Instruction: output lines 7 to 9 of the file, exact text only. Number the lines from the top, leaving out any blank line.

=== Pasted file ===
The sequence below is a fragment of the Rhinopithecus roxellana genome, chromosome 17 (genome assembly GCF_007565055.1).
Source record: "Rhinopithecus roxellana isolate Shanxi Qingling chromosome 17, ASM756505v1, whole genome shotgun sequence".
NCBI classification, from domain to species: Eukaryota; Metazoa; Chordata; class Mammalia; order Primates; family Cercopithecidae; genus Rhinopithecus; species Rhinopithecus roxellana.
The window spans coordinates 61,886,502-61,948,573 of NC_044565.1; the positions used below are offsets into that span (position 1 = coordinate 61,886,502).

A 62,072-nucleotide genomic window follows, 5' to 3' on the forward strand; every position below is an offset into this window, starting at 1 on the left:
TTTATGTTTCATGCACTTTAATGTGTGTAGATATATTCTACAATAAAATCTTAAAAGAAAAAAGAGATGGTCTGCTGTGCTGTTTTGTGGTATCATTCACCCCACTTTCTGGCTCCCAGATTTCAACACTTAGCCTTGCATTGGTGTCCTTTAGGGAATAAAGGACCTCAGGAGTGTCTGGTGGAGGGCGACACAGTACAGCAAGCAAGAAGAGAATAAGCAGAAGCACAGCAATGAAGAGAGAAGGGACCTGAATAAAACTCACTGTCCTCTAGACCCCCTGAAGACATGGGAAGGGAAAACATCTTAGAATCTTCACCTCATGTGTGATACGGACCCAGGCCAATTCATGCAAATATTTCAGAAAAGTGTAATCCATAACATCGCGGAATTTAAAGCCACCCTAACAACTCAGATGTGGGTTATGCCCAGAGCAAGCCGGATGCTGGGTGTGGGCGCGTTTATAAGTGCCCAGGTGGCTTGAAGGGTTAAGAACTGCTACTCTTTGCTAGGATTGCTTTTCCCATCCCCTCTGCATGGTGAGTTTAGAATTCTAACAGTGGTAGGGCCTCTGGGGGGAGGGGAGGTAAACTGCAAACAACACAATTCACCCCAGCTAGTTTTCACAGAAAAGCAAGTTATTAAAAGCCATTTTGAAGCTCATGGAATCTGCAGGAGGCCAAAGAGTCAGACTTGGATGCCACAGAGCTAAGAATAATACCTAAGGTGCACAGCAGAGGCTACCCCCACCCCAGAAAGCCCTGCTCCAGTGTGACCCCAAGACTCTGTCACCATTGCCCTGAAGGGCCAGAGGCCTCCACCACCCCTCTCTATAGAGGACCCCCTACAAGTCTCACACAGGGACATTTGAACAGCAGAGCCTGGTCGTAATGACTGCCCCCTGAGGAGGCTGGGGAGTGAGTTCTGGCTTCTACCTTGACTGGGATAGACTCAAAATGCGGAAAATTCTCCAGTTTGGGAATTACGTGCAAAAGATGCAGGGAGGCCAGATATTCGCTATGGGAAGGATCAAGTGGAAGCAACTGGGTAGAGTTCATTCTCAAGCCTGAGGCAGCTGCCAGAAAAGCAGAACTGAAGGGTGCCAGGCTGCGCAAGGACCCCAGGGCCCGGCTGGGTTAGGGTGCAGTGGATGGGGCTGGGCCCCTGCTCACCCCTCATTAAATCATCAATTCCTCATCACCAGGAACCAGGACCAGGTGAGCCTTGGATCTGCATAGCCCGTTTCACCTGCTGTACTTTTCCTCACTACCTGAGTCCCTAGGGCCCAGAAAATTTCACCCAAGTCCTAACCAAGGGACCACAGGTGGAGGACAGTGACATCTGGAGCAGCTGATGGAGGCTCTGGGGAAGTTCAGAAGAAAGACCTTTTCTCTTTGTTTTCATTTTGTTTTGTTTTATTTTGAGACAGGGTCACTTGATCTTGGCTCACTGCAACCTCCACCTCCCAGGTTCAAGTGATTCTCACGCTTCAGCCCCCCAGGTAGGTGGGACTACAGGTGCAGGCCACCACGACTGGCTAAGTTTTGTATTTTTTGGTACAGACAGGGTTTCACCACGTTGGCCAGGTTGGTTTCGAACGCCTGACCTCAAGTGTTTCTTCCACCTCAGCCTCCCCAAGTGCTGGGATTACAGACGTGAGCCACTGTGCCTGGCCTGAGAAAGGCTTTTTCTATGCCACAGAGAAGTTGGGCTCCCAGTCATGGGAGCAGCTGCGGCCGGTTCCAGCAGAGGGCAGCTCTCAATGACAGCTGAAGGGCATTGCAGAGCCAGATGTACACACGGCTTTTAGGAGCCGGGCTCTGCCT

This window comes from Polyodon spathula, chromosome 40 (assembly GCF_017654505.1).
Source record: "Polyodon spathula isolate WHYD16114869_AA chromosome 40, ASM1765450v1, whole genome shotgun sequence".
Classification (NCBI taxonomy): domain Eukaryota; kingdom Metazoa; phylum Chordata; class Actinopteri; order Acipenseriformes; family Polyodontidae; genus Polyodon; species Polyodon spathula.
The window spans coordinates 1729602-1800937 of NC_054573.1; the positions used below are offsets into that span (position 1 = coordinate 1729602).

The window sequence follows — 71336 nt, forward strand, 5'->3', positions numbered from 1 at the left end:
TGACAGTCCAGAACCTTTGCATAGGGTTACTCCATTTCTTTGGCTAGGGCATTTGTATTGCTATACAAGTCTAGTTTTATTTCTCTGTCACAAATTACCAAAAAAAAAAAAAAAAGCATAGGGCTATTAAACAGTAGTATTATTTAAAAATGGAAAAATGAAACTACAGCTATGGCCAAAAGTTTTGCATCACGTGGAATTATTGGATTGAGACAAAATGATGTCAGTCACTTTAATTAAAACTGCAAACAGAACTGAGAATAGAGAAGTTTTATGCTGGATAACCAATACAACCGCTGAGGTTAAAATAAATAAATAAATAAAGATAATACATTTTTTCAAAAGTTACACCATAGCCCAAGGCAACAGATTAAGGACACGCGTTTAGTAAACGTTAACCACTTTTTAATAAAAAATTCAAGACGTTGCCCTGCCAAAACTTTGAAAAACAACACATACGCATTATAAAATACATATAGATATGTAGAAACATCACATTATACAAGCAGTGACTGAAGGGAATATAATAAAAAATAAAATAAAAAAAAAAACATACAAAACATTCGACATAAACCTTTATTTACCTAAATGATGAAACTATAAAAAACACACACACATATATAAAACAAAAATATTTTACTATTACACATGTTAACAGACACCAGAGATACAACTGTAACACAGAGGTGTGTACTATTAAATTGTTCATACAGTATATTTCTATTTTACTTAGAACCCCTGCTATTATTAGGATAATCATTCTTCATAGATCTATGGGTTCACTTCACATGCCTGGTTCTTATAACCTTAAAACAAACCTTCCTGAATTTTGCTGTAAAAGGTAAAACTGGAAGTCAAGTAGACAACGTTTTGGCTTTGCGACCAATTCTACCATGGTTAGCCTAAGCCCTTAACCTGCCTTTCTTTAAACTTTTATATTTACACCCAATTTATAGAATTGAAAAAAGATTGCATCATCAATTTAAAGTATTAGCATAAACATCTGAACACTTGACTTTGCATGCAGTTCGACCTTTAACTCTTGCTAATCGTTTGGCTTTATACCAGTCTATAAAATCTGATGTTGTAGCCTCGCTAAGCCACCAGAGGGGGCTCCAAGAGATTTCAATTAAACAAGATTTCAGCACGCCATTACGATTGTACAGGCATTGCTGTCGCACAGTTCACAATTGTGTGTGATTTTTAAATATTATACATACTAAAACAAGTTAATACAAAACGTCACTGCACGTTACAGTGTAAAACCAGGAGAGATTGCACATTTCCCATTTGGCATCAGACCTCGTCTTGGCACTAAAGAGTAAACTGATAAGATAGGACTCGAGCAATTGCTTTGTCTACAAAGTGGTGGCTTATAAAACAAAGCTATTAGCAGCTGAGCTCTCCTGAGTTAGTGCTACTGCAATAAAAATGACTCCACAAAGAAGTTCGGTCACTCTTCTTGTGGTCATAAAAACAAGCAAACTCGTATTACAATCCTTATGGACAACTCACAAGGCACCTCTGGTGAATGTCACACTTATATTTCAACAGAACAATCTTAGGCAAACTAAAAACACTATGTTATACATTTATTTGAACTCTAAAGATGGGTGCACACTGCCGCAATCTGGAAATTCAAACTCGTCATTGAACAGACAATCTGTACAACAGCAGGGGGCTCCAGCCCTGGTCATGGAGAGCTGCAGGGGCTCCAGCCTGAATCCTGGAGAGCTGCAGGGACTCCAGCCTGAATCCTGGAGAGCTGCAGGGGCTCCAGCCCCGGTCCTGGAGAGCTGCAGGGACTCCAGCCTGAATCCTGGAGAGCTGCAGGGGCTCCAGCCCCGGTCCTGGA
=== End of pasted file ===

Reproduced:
This window comes from Polyodon spathula, chromosome 40 (assembly GCF_017654505.1).
Source record: "Polyodon spathula isolate WHYD16114869_AA chromosome 40, ASM1765450v1, whole genome shotgun sequence".
Classification (NCBI taxonomy): domain Eukaryota; kingdom Metazoa; phylum Chordata; class Actinopteri; order Acipenseriformes; family Polyodontidae; genus Polyodon; species Polyodon spathula.